Foreign Policy Blogs

We the People… Constitutional Developments around the World!

During the last couple of years we have seen some very significant developments around the world.  First, a housing bubble in the U.S. caused a global financial crisis, then a sovereign debt crisis in Europe threatened the very viability of the EU, and now a string of people revolutions in North Africa and the Middle East is redefining the region.

All these developments have some kind of policy explanation.  In the U.S., it was low interest rates and lack of financial regulations, in the Europe it was low taxation and a welfare state out of control, and for the ‘Arab Spring’ it was food prices and the increasing economic disparity of the people.

However, policy choices are the result of the governance process in place – policies reflect the strengths and weaknesses of the particular system of governance.  In the U.S. deregulation of the financial sector is consistent with a system of governance designed to deliver limited government; in the EU too much government led to too much debt; and in the Arab world, the absence of accountability of unelected governments led to corruption and exploitation of the people.

Process and the form of governance does mater – the rules by which a society is regulated and governed contribute immensely to the policies adopted and their respective success or failure.  I believe that now more than ever, government matters – and that the right form of governance can both protect the people’s rights and facilitate economic growth and prosperity.

Through this blog, I intend to explore and analyze constitutional developments and system of governance around the world, and propose suggestions for constitutional reforms.  Some of what I have to say will be theoretical, most will probably be controversial, and all of it I hope will be respectful and harmless!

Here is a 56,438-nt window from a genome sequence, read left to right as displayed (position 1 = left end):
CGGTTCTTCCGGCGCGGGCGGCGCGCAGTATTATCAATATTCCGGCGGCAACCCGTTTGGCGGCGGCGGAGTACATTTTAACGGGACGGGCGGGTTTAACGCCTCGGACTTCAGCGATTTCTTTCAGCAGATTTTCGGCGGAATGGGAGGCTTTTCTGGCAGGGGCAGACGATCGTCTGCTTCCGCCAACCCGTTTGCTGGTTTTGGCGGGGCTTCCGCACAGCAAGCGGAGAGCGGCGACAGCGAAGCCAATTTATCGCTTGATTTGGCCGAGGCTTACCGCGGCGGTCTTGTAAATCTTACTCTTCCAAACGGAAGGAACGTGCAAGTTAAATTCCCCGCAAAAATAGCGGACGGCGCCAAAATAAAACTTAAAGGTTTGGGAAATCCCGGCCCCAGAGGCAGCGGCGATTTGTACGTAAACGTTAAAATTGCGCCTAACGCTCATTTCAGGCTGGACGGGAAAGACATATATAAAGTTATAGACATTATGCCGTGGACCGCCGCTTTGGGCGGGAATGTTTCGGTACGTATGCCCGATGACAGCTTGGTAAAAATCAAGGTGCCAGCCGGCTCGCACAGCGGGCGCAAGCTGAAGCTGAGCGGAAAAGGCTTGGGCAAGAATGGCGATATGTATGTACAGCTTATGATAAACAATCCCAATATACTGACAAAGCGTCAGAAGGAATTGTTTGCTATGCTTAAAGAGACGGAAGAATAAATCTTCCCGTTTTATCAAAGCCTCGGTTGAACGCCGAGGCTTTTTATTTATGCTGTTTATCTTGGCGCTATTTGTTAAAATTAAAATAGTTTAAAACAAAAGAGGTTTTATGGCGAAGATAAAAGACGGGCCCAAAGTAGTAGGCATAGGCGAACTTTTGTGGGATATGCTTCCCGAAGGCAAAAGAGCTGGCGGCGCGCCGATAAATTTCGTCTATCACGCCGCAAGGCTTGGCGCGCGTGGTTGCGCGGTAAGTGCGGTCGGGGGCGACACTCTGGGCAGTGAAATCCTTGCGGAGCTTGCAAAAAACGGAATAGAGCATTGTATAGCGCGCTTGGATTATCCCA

Comments are closed.


Nasos Mihalakas

Nasos Mihalakas has over nine years of experience with the U.S. government as a trade policy analyst, covering U.S trade policy, globalization, U.S.-China trade relations, and economic growth through trade. Mr. Mihalakas holds an LLM from University College London, and a JD from the University of Pittsburgh, with a BS in Economics from the University of Illinois. He has worked for both a Congressional Commission advising Congress on the impact of trade with China and for the U.S. Department of Commerce investigating unfair trade practices. Mr. Mihalakas expertise's also include international trade law, international economic law and comparative constitutional law, subjects which he has taught as an adjunct professor during the past couple of year. Currently, he is an Assistant Professor of International Business at SUNY Brockport.

Areas of focus: China, International Trade, Globalization, Global Governance, Constitutional Developments.
Contact: [email protected]

Great Decisions Discussion group